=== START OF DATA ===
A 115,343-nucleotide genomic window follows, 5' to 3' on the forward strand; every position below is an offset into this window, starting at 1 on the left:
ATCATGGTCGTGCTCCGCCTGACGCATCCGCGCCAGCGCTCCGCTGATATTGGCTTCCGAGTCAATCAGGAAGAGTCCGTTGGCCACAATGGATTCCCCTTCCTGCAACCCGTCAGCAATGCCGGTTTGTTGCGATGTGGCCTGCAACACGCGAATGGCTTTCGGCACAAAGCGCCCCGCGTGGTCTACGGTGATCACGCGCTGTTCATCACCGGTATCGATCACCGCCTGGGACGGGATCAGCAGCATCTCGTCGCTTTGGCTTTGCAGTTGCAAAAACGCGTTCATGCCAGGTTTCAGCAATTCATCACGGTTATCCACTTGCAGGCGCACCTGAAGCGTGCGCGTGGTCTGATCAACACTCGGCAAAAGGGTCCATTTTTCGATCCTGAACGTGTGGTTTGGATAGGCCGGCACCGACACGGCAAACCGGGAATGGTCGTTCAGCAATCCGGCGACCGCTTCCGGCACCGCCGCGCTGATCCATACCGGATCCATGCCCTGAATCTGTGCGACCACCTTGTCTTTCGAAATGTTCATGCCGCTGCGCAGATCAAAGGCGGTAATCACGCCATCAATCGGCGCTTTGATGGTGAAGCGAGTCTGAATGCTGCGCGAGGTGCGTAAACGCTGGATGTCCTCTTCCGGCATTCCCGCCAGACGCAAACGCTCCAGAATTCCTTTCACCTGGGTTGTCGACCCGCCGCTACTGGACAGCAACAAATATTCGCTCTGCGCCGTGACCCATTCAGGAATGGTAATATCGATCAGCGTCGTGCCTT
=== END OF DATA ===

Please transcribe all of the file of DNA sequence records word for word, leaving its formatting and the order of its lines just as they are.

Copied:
A 115,343-nucleotide genomic window follows, 5' to 3' on the forward strand; every position below is an offset into this window, starting at 1 on the left:
ATCATGGTCGTGCTCCGCCTGACGCATCCGCGCCAGCGCTCCGCTGATATTGGCTTCCGAGTCAATCAGGAAGAGTCCGTTGGCCACAATGGATTCCCCTTCCTGCAACCCGTCAGCAATGCCGGTTTGTTGCGATGTGGCCTGCAACACGCGAATGGCTTTCGGCACAAAGCGCCCCGCGTGGTCTACGGTGATCACGCGCTGTTCATCACCGGTATCGATCACCGCCTGGGACGGGATCAGCAGCATCTCGTCGCTTTGGCTTTGCAGTTGCAAAAACGCGTTCATGCCAGGTTTCAGCAATTCATCACGGTTATCCACTTGCAGGCGCACCTGAAGCGTGCGCGTGGTCTGATCAACACTCGGCAAAAGGGTCCATTTTTCGATCCTGAACGTGTGGTTTGGATAGGCCGGCACCGACACGGCAAACCGGGAATGGTCGTTCAGCAATCCGGCGACCGCTTCCGGCACCGCCGCGCTGATCCATACCGGATCCATGCCCTGAATCTGTGCGACCACCTTGTCTTTCGAAATGTTCATGCCGCTGCGCAGATCAAAGGCGGTAATCACGCCATCAATCGGCGCTTTGATGGTGAAGCGAGTCTGAATGCTGCGCGAGGTGCGTAAACGCTGGATGTCCTCTTCCGGCATTCCCGCCAGACGCAAACGCTCCAGAATTCCTTTCACCTGGGTTGTCGACCCGCCGCTACTGGACAGCAACAAATATTCGCTCTGCGCCGTGACCCATTCAGGAATGGTAATATCGATCAGCGTCGTGCCTT